B cells in rheumatoid arthritis synovial tissues encode focused antibody repertoires that include antibodies that stimulate macrophage TNF-? production.
Clinical immunology (Orlando, Fla.)
Rheumatoid arthritis (RA) is characterized by the production of anti-citrullinated protein antibodies (ACPAs). To gain insights into the relationship between ACPA-expressing B cells in peripheral blood (PB) and synovial tissue (ST), we sequenced the B cell repertoire in paired PB and ST samples from five individuals with established, ACPA+ RA. Bioinformatics analysis of paired heavy and light chain sequences revealed clonally-related family members shared between PB and ST. ST-derived antibody repertoires exhibited reduced diversity and increased normalized clonal family size compared to PB-derived repertoires. Functional characterization showed that seven recombinant antibodies (rAbs) expressed from subject-derived sequences from both compartments bound citrullinated antigens and immune complexes (ICs) formed using one ST-derived rAb stimulated macrophage TNF-? production. Our findings demonstrate B cell trafficking between PB and ST in subjects with RA and ST repertoires include B cells that encode ACPA capable of forming ICs that stimulate cellular responses implicated in RA pathogenesis.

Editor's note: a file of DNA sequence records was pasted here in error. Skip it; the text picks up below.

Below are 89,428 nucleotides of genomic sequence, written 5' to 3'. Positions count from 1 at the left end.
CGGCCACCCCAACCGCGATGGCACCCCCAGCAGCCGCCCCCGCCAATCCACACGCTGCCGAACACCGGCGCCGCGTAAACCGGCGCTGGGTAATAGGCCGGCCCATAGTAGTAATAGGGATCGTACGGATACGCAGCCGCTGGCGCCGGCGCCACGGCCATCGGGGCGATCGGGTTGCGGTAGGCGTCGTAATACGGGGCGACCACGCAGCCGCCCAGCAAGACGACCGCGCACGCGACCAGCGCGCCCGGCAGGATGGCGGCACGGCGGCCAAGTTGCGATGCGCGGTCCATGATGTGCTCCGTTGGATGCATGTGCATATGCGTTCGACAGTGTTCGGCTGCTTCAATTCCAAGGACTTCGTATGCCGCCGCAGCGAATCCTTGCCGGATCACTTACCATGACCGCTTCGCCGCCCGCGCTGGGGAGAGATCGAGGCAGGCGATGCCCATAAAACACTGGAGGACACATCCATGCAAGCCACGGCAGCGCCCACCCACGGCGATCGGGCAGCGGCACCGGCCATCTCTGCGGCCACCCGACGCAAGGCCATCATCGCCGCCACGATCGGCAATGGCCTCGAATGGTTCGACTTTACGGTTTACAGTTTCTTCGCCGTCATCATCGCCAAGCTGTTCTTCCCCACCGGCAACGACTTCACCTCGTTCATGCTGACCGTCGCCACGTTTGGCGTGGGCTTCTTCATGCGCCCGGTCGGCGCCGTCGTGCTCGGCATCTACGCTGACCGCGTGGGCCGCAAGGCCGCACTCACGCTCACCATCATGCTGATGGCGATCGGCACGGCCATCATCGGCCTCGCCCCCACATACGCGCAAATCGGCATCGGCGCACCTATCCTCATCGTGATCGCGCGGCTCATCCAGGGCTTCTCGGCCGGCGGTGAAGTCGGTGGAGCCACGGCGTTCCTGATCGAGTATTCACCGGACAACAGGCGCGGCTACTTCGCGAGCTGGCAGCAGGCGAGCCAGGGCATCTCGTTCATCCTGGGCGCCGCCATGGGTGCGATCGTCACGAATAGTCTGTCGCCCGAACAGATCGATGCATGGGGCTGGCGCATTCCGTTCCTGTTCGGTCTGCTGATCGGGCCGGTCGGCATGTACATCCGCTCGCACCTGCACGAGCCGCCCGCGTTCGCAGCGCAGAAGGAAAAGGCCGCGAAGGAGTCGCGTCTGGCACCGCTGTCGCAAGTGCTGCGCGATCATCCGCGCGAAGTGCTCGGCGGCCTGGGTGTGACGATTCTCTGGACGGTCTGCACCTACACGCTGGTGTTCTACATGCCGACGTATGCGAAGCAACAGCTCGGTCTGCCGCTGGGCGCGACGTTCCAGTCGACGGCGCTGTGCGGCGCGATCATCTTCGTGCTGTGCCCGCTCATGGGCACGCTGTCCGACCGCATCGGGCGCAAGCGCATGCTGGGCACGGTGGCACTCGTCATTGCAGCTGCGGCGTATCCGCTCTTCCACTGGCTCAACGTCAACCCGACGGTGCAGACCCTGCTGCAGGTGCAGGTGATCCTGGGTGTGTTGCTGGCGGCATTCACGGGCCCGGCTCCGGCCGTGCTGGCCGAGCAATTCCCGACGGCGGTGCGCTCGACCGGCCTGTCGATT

View details for DOI 10.1016/j.clim.2020.108360
View details for PubMedID 32035179
Antibody Repertoire Sequencing, Antigen Array Analysis, and Cytokine Profiling of Blood from Individuals at High-risk for RA Reveals Candidate Immunoglobulin V Genes, ACPA, and Cytokines That May Promote the Transition to Arthritis
View details for Web of Science ID 000507466900483
B cell checkpoints in autoimmune rheumatic diseases.
Nature reviews. Rheumatology